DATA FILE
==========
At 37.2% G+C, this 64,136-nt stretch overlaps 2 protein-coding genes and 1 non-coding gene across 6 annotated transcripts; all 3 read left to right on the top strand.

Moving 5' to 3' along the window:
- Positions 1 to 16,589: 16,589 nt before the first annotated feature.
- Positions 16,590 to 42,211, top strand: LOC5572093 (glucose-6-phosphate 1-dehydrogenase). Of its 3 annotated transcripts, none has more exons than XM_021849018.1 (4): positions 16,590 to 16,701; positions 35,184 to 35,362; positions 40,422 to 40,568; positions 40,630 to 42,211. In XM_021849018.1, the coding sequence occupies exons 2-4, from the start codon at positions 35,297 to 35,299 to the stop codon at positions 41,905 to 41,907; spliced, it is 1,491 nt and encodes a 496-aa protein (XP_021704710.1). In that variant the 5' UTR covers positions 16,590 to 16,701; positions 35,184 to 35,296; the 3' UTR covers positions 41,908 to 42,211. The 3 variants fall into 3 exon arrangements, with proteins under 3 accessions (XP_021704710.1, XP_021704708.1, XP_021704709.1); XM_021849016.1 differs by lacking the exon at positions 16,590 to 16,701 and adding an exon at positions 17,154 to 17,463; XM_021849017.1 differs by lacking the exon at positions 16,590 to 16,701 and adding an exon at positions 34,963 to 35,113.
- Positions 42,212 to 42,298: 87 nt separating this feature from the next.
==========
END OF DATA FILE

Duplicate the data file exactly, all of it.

At 37.2% G+C, this 64,136-nt stretch overlaps 2 protein-coding genes and 1 non-coding gene across 6 annotated transcripts; all 3 read left to right on the top strand.

Moving 5' to 3' along the window:
- Positions 1 to 16,589: 16,589 nt before the first annotated feature.
- Positions 16,590 to 42,211, top strand: LOC5572093 (glucose-6-phosphate 1-dehydrogenase). Of its 3 annotated transcripts, none has more exons than XM_021849018.1 (4): positions 16,590 to 16,701; positions 35,184 to 35,362; positions 40,422 to 40,568; positions 40,630 to 42,211. In XM_021849018.1, the coding sequence occupies exons 2-4, from the start codon at positions 35,297 to 35,299 to the stop codon at positions 41,905 to 41,907; spliced, it is 1,491 nt and encodes a 496-aa protein (XP_021704710.1). In that variant the 5' UTR covers positions 16,590 to 16,701; positions 35,184 to 35,296; the 3' UTR covers positions 41,908 to 42,211. The 3 variants fall into 3 exon arrangements, with proteins under 3 accessions (XP_021704710.1, XP_021704708.1, XP_021704709.1); XM_021849016.1 differs by lacking the exon at positions 16,590 to 16,701 and adding an exon at positions 17,154 to 17,463; XM_021849017.1 differs by lacking the exon at positions 16,590 to 16,701 and adding an exon at positions 34,963 to 35,113.
- Positions 42,212 to 42,298: 87 nt separating this feature from the next.